17 Jun 2002
The first ever holographic data storage system for video applications has been launched by InPhase Technologies.
US-based InPhase Technologies, a spin-off from Lucent, has demonstrated what it claims is the first holographic video recording system.
National Association of Broadcasters (NAB) show in Las Vegas, US, and offers larger capacities and transfer rates than DVD or other optical technologies.
InPhase's first product will be a write-once system capable of recording 100 Gbyte of video - enough to hold more than 20 compressed feature films on one disk, or roughly 30 minutes of uncompressed high-definition video. The company says that future generations of the Tapestry product will provide terabytes of storage on a single disk.
At a transfer rate of 20 Mbyte/s, the Tapestry drive will satisfy a variety of professional video applications, including digital cinema.
The system uses the interference between a signal beam and reference beam to write holograms into a polymer material. Data are encoded onto the signal beam by a spatial light modulator, which translates electronic data in an optical array of 1.3 million bits.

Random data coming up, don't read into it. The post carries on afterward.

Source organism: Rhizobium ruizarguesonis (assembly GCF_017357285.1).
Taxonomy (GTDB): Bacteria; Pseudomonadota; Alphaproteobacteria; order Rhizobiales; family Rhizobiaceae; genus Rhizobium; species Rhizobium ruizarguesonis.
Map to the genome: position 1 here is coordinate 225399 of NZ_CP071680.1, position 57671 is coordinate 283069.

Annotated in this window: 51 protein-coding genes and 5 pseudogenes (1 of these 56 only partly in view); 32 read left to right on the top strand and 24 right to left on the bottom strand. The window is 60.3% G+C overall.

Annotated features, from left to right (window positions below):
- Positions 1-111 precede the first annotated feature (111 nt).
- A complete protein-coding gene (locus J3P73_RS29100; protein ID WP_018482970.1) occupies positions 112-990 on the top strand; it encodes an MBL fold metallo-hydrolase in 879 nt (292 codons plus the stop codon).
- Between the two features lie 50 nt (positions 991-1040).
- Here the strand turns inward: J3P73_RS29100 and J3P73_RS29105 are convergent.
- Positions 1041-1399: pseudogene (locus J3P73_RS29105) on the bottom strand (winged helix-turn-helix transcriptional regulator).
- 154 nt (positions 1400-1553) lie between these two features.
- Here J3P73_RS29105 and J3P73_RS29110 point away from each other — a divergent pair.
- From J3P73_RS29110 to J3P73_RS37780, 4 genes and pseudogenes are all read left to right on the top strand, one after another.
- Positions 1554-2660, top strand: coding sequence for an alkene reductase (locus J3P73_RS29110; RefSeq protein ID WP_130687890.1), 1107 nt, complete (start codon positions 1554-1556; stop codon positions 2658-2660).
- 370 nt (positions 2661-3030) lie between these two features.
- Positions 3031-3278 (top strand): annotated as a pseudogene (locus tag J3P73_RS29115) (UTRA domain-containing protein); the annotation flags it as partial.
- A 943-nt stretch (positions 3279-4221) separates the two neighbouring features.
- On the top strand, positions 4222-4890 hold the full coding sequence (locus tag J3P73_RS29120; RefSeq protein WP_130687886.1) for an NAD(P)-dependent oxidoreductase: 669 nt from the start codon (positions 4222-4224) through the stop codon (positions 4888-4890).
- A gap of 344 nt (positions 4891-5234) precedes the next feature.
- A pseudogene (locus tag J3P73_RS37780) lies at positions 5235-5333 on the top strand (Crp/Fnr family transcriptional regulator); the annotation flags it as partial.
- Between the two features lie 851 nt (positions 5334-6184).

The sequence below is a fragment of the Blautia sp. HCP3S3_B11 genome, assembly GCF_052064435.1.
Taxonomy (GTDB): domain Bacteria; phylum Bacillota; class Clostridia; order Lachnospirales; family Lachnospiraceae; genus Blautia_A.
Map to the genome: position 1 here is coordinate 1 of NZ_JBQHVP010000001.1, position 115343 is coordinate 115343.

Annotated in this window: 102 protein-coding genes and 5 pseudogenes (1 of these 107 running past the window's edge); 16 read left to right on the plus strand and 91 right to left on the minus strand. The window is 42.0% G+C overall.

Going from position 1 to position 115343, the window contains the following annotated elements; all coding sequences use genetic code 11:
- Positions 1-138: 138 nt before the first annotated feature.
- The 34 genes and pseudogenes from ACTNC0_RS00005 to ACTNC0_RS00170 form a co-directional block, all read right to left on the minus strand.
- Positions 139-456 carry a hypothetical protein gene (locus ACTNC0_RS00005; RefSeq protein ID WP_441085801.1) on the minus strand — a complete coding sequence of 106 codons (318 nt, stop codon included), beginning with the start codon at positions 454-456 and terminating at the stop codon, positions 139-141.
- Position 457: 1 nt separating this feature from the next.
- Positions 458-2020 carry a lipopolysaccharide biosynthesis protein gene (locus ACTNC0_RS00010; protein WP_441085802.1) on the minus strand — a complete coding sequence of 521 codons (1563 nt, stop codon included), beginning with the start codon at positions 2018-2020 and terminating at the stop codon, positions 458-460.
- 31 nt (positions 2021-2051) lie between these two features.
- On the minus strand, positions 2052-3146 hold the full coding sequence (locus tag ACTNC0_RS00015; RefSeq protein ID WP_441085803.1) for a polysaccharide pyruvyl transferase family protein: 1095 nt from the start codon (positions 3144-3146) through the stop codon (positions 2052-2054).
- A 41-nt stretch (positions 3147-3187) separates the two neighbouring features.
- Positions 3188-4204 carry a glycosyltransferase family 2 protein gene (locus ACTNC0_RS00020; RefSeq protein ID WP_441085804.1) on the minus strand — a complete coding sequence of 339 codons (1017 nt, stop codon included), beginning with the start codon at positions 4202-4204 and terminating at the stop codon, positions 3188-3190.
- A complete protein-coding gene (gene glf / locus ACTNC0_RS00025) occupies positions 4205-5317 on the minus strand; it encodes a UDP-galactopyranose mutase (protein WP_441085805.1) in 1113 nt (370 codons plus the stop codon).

Data are read when the reference beam deflects off the hologram, which is then projected onto a detector. This process is conducted in parallel, enabling extremely fast transfer rates.
Nelson Diaz, president and CEO of InPhase Technologies said: "Our technology is the kind of low-cost, long-life, high-capacity, ultra-reliable removable medium for which the broadcast industry has been waiting for many years. Our meetings with the professional video industry have been well-received, and we're ready to move forward together with the kind of product that will help transform video storage as we know it."
InPhase is targeting product delivery in limited volume by the end of 2003, with volume shipments targeted for 2004.
Nadya Anscombe is editor of Optics.org and Opto & Laser Europe magazine.